Subsea Solutions at Macondo

Wed, 01/25/2012 - 17:05

In December 2011, Cameron agreed to pay BP US$250 million to indemnify the company for current and future compensatory claims, bringing an end to the lawsuit brought by BP which claimed that Cameron’s blowout preventer failed to stop the Deepwater Horizon spill, as a result of having a flawed design.

After conducting an investigation into the incident, Det Norske Veritas, the company hired to investigate the spill by federal authorities, concluded that after the well blowout, Cameron’s blowout preventer failed to stop the leak despite being successfully activated, not because of human error but because the technology encountered a situation for which it was not designed.

A blowout preventer is used as a last line of defence in the case of a spill. It works by using valves to close off the oil flow when the pressure gets too high, and as a final contingency, closes the well by cutting through the pipes with a series of hydraulic shear rams. The Deepwater Horizon blowout preventer had five of these shear rams, but all of them failed to stop the flow of oil as a result of a ‘buckled’ section of drill pipe that was moved sideways by the pressure of the oil flow.

When workers aboard the Deepwater Horizon first detected problems with the well, they activated parts of the blowout preventer designed to clamp around the drill pipe and cut off hydrocarbon flow from around it, but did not activate the shearing rams. However, by this time natural gas had already escaped from the well, and when it reached the surface this caused the explosion at the rig as the gas ignited, killing 11 workers and cutting off the power supply to the rig. This meant that engineers left on the rig were unable to activate the shearing rams to try and seal the well.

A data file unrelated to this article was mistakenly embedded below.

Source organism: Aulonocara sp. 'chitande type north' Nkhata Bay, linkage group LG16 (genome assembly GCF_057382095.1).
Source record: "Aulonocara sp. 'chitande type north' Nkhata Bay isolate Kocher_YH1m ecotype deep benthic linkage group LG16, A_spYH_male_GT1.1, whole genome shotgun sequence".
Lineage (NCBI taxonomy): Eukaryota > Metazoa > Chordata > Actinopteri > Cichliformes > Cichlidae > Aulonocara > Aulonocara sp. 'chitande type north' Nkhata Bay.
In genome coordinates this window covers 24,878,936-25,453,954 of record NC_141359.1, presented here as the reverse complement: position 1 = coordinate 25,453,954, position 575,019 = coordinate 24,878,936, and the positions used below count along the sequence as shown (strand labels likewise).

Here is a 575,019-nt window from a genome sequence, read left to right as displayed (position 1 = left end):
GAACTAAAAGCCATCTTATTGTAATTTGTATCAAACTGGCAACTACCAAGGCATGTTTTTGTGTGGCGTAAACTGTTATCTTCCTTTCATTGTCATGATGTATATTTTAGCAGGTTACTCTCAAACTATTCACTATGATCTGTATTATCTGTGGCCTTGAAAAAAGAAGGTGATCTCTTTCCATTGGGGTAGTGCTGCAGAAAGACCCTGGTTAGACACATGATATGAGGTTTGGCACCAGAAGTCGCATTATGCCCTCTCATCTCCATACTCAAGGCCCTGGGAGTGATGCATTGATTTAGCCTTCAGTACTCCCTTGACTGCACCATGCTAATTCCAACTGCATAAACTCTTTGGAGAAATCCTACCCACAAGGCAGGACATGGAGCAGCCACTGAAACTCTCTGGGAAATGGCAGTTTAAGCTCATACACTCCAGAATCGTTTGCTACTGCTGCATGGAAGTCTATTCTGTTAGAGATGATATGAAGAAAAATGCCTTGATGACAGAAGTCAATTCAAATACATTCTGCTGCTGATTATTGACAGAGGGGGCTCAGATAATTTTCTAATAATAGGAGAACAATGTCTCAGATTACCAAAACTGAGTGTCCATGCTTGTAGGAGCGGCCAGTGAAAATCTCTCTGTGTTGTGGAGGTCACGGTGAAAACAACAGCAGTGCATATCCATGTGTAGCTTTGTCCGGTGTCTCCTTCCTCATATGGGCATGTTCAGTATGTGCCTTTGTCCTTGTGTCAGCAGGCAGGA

Two days later, it was a remotely operated vehicle (ROV) that managed to engage the shear rams on Cameron’s blowout preventer, but unfortunately, because of the position of the drill pipe, it was not fully sheared, and the rams failed to fully close and seal. The distance by which the shearing rams failed to close was tiny, at 3.6cm or less, but this was enough for oil to continue to escape from the well.

The investigation concluded that even if the shear rams had been correctly activated before the crew of the Deepwater Horizon abandoned ship, the buckled drill pipe would still have caused a problem for the shear rams. The report concluded that it was not misuse of the blowout preventer that caused the accident, or poor maintenance, but rather that the design was flawed in that it was not prepared to deal with the eventual state of the drill pipe that it was meant to sever.

As a result, companies that provide blowout preventers to the deepwater oil and gas industry have looked to increase the pressure their systems can provide in order to guarantee that the shear rams will be able to close despite the pressure being exerted upon them.